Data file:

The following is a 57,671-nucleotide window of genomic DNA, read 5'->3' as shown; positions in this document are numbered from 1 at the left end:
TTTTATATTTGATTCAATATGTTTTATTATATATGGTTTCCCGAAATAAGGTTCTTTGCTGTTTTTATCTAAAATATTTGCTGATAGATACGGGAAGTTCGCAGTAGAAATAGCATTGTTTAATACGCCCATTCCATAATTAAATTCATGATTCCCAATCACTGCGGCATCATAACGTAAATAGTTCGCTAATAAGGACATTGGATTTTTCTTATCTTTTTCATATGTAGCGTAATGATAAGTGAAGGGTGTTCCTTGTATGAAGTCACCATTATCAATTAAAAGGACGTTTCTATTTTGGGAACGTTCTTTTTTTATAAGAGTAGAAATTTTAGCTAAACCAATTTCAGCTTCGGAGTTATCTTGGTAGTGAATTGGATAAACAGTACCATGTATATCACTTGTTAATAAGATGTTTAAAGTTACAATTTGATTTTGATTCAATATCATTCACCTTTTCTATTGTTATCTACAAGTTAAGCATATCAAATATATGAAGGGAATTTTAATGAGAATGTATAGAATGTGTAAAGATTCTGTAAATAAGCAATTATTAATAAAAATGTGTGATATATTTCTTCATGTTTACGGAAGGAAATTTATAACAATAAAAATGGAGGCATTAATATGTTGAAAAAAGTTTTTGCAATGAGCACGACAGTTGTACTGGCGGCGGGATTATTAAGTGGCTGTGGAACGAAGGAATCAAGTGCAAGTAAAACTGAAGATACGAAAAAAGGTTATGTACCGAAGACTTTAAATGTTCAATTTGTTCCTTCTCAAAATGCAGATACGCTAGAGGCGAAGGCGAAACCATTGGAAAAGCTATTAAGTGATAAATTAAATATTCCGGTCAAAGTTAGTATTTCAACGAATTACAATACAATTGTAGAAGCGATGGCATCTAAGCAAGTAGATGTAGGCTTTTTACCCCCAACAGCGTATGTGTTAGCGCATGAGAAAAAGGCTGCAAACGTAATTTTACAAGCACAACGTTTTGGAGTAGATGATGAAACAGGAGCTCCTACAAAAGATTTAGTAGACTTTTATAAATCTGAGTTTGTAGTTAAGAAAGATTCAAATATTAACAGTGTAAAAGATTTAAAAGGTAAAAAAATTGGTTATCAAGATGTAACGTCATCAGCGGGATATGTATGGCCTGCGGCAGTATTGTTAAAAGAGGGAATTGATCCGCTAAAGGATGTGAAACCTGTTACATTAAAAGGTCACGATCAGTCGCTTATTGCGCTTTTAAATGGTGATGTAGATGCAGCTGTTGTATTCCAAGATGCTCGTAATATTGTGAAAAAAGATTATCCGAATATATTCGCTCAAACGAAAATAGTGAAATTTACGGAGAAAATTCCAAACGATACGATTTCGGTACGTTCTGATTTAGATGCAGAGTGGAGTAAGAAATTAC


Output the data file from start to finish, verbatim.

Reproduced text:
The following is a 57,671-nucleotide window of genomic DNA, read 5'->3' as shown; positions in this document are numbered from 1 at the left end:
TTTTATATTTGATTCAATATGTTTTATTATATATGGTTTCCCGAAATAAGGTTCTTTGCTGTTTTTATCTAAAATATTTGCTGATAGATACGGGAAGTTCGCAGTAGAAATAGCATTGTTTAATACGCCCATTCCATAATTAAATTCATGATTCCCAATCACTGCGGCATCATAACGTAAATAGTTCGCTAATAAGGACATTGGATTTTTCTTATCTTTTTCATATGTAGCGTAATGATAAGTGAAGGGTGTTCCTTGTATGAAGTCACCATTATCAATTAAAAGGACGTTTCTATTTTGGGAACGTTCTTTTTTTATAAGAGTAGAAATTTTAGCTAAACCAATTTCAGCTTCGGAGTTATCTTGGTAGTGAATTGGATAAACAGTACCATGTATATCACTTGTTAATAAGATGTTTAAAGTTACAATTTGATTTTGATTCAATATCATTCACCTTTTCTATTGTTATCTACAAGTTAAGCATATCAAATATATGAAGGGAATTTTAATGAGAATGTATAGAATGTGTAAAGATTCTGTAAATAAGCAATTATTAATAAAAATGTGTGATATATTTCTTCATGTTTACGGAAGGAAATTTATAACAATAAAAATGGAGGCATTAATATGTTGAAAAAAGTTTTTGCAATGAGCACGACAGTTGTACTGGCGGCGGGATTATTAAGTGGCTGTGGAACGAAGGAATCAAGTGCAAGTAAAACTGAAGATACGAAAAAAGGTTATGTACCGAAGACTTTAAATGTTCAATTTGTTCCTTCTCAAAATGCAGATACGCTAGAGGCGAAGGCGAAACCATTGGAAAAGCTATTAAGTGATAAATTAAATATTCCGGTCAAAGTTAGTATTTCAACGAATTACAATACAATTGTAGAAGCGATGGCATCTAAGCAAGTAGATGTAGGCTTTTTACCCCCAACAGCGTATGTGTTAGCGCATGAGAAAAAGGCTGCAAACGTAATTTTACAAGCACAACGTTTTGGAGTAGATGATGAAACAGGAGCTCCTACAAAAGATTTAGTAGACTTTTATAAATCTGAGTTTGTAGTTAAGAAAGATTCAAATATTAACAGTGTAAAAGATTTAAAAGGTAAAAAAATTGGTTATCAAGATGTAACGTCATCAGCGGGATATGTATGGCCTGCGGCAGTATTGTTAAAAGAGGGAATTGATCCGCTAAAGGATGTGAAACCTGTTACATTAAAAGGTCACGATCAGTCGCTTATTGCGCTTTTAAATGGTGATGTAGATGCAGCTGTTGTATTCCAAGATGCTCGTAATATTGTGAAAAAAGATTATCCGAATATATTCGCTCAAACGAAAATAGTGAAATTTACGGAGAAAATTCCAAACGATACGATTTCGGTACGTTCTGATTTAGATGCAGAGTGGAGTAAGAAATTAC